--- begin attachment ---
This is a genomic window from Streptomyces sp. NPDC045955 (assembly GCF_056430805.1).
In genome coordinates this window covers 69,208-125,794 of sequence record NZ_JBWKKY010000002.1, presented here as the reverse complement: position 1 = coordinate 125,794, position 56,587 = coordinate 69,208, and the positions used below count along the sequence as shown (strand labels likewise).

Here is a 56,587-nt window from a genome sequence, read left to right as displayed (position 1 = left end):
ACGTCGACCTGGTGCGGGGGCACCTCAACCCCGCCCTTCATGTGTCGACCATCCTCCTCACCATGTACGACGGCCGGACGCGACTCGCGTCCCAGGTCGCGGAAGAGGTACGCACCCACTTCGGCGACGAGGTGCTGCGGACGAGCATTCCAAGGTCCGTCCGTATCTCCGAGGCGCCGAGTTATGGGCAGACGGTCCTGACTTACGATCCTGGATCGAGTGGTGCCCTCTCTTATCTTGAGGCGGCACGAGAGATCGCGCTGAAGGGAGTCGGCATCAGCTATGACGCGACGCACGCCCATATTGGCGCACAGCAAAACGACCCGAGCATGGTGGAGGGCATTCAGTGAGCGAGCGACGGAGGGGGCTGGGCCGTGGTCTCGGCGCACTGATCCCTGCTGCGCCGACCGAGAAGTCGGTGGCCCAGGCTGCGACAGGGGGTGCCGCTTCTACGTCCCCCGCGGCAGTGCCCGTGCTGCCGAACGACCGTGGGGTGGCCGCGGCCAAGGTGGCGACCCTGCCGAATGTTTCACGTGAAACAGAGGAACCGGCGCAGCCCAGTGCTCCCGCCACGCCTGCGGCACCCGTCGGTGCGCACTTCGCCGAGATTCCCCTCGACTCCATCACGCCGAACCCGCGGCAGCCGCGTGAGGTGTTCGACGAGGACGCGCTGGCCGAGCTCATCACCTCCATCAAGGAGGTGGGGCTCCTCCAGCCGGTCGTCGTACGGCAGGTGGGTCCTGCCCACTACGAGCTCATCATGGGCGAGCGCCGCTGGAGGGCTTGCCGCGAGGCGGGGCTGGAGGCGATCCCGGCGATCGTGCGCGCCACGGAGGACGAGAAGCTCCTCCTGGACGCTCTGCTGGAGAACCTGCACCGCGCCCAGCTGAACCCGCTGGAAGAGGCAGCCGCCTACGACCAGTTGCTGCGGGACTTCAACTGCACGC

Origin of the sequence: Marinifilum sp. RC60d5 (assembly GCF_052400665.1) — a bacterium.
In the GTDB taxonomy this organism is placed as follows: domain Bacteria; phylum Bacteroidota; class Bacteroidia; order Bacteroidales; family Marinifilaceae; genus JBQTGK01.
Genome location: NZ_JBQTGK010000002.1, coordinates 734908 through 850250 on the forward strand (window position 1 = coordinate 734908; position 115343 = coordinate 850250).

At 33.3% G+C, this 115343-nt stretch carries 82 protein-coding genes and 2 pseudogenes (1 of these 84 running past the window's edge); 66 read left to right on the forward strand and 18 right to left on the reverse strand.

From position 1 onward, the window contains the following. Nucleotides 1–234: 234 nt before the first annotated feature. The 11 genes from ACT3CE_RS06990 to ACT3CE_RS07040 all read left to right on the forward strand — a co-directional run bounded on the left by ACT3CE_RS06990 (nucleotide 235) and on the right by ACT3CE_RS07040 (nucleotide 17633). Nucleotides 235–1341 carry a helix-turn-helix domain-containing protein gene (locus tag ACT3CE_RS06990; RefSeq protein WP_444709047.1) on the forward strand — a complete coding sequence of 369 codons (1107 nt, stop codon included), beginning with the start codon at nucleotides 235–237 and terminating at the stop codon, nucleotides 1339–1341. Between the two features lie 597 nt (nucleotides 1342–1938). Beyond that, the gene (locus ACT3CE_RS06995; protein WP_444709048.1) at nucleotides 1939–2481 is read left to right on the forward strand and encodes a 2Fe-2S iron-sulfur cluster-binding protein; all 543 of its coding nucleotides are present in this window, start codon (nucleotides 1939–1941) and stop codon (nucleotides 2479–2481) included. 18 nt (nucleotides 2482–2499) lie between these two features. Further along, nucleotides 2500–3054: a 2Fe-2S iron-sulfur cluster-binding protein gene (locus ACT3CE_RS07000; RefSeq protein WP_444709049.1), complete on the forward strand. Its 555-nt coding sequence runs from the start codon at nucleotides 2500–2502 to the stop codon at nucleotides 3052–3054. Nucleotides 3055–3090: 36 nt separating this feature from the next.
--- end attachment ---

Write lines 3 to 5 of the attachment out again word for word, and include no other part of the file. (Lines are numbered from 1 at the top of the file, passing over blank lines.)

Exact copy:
Here is a 56,587-nt window from a genome sequence, read left to right as displayed (position 1 = left end):
ACGTCGACCTGGTGCGGGGGCACCTCAACCCCGCCCTTCATGTGTCGACCATCCTCCTCACCATGTACGACGGCCGGACGCGACTCGCGTCCCAGGTCGCGGAAGAGGTACGCACCCACTTCGGCGACGAGGTGCTGCGGACGAGCATTCCAAGGTCCGTCCGTATCTCCGAGGCGCCGAGTTATGGGCAGACGGTCCTGACTTACGATCCTGGATCGAGTGGTGCCCTCTCTTATCTTGAGGCGGCACGAGAGATCGCGCTGAAGGGAGTCGGCATCAGCTATGACGCGACGCACGCCCATATTGGCGCACAGCAAAACGACCCGAGCATGGTGGAGGGCATTCAGTGAGCGAGCGACGGAGGGGGCTGGGCCGTGGTCTCGGCGCACTGATCCCTGCTGCGCCGACCGAGAAGTCGGTGGCCCAGGCTGCGACAGGGGGTGCCGCTTCTACGTCCCCCGCGGCAGTGCCCGTGCTGCCGAACGACCGTGGGGTGGCCGCGGCCAAGGTGGCGACCCTGCCGAATGTTTCACGTGAAACAGAGGAACCGGCGCAGCCCAGTGCTCCCGCCACGCCTGCGGCACCCGTCGGTGCGCACTTCGCCGAGATTCCCCTCGACTCCATCACGCCGAACCCGCGGCAGCCGCGTGAGGTGTTCGACGAGGACGCGCTGGCCGAGCTCATCACCTCCATCAAGGAGGTGGGGCTCCTCCAGCCGGTCGTCGTACGGCAGGTGGGTCCTGCCCACTACGAGCTCATCATGGGCGAGCGCCGCTGGAGGGCTTGCCGCGAGGCGGGGCTGGAGGCGATCCCGGCGATCGTGCGCGCCACGGAGGACGAGAAGCTCCTCCTGGACGCTCTGCTGGAGAACCTGCACCGCGCCCAGCTGAACCCGCTGGAAGAGGCAGCCGCCTACGACCAGTTGCTGCGGGACTTCAACTGCACGC

Origin of the sequence: Marinifilum sp. RC60d5 (assembly GCF_052400665.1) — a bacterium.